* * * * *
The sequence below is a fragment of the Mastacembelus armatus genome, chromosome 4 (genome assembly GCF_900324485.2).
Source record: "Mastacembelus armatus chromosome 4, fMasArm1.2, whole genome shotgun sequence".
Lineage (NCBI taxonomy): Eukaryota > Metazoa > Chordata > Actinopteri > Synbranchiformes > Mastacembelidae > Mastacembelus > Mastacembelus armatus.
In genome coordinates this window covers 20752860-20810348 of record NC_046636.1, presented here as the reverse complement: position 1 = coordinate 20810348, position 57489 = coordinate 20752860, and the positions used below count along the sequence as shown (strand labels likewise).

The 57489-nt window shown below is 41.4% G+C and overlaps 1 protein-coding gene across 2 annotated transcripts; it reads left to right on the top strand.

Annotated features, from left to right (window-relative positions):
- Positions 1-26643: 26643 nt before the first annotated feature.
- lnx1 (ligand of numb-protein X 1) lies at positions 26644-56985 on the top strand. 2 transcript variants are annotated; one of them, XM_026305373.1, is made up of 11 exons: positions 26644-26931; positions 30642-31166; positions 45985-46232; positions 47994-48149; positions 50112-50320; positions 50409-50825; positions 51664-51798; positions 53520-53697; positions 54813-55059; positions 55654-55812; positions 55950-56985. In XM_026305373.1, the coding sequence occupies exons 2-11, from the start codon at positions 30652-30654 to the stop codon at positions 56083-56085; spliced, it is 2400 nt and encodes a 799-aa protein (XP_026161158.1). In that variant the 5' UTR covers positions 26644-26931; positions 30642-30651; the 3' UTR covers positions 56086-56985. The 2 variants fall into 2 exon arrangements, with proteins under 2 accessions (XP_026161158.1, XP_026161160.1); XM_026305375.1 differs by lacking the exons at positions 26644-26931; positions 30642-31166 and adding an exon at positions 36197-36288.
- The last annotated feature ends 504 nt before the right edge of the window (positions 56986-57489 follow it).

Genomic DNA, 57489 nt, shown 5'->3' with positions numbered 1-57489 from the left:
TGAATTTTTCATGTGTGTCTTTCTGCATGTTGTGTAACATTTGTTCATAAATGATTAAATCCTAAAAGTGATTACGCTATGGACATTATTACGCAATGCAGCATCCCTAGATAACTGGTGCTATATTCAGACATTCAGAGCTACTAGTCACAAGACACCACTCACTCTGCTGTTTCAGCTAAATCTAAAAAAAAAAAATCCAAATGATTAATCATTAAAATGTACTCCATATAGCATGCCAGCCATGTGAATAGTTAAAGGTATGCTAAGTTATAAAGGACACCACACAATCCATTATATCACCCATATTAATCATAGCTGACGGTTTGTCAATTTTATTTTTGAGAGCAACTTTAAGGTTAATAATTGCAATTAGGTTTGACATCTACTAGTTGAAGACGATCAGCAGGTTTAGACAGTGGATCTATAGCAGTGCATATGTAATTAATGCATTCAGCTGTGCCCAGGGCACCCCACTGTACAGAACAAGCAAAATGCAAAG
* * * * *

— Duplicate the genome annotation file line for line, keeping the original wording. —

The sequence below is a fragment of the Mastacembelus armatus genome, chromosome 4 (genome assembly GCF_900324485.2).
Source record: "Mastacembelus armatus chromosome 4, fMasArm1.2, whole genome shotgun sequence".
Lineage (NCBI taxonomy): Eukaryota > Metazoa > Chordata > Actinopteri > Synbranchiformes > Mastacembelidae > Mastacembelus > Mastacembelus armatus.
In genome coordinates this window covers 20752860-20810348 of record NC_046636.1, presented here as the reverse complement: position 1 = coordinate 20810348, position 57489 = coordinate 20752860, and the positions used below count along the sequence as shown (strand labels likewise).

The 57489-nt window shown below is 41.4% G+C and overlaps 1 protein-coding gene across 2 annotated transcripts; it reads left to right on the top strand.

Annotated features, from left to right (window-relative positions):
- Positions 1-26643: 26643 nt before the first annotated feature.
- lnx1 (ligand of numb-protein X 1) lies at positions 26644-56985 on the top strand. 2 transcript variants are annotated; one of them, XM_026305373.1, is made up of 11 exons: positions 26644-26931; positions 30642-31166; positions 45985-46232; positions 47994-48149; positions 50112-50320; positions 50409-50825; positions 51664-51798; positions 53520-53697; positions 54813-55059; positions 55654-55812; positions 55950-56985. In XM_026305373.1, the coding sequence occupies exons 2-11, from the start codon at positions 30652-30654 to the stop codon at positions 56083-56085; spliced, it is 2400 nt and encodes a 799-aa protein (XP_026161158.1). In that variant the 5' UTR covers positions 26644-26931; positions 30642-30651; the 3' UTR covers positions 56086-56985. The 2 variants fall into 2 exon arrangements, with proteins under 2 accessions (XP_026161158.1, XP_026161160.1); XM_026305375.1 differs by lacking the exons at positions 26644-26931; positions 30642-31166 and adding an exon at positions 36197-36288.
- The last annotated feature ends 504 nt before the right edge of the window (positions 56986-57489 follow it).

Genomic DNA, 57489 nt, shown 5'->3' with positions numbered 1-57489 from the left:
TGAATTTTTCATGTGTGTCTTTCTGCATGTTGTGTAACATTTGTTCATAAATGATTAAATCCTAAAAGTGATTACGCTATGGACATTATTACGCAATGCAGCATCCCTAGATAACTGGTGCTATATTCAGACATTCAGAGCTACTAGTCACAAGACACCACTCACTCTGCTGTTTCAGCTAAATCTAAAAAAAAAAAATCCAAATGATTAATCATTAAAATGTACTCCATATAGCATGCCAGCCATGTGAATAGTTAAAGGTATGCTAAGTTATAAAGGACACCACACAATCCATTATATCACCCATATTAATCATAGCTGACGGTTTGTCAATTTTATTTTTGAGAGCAACTTTAAGGTTAATAATTGCAATTAGGTTTGACATCTACTAGTTGAAGACGATCAGCAGGTTTAGACAGTGGATCTATAGCAGTGCATATGTAATTAATGCATTCAGCTGTGCCCAGGGCACCCCACTGTACAGAACAAGCAAAATGCAAAG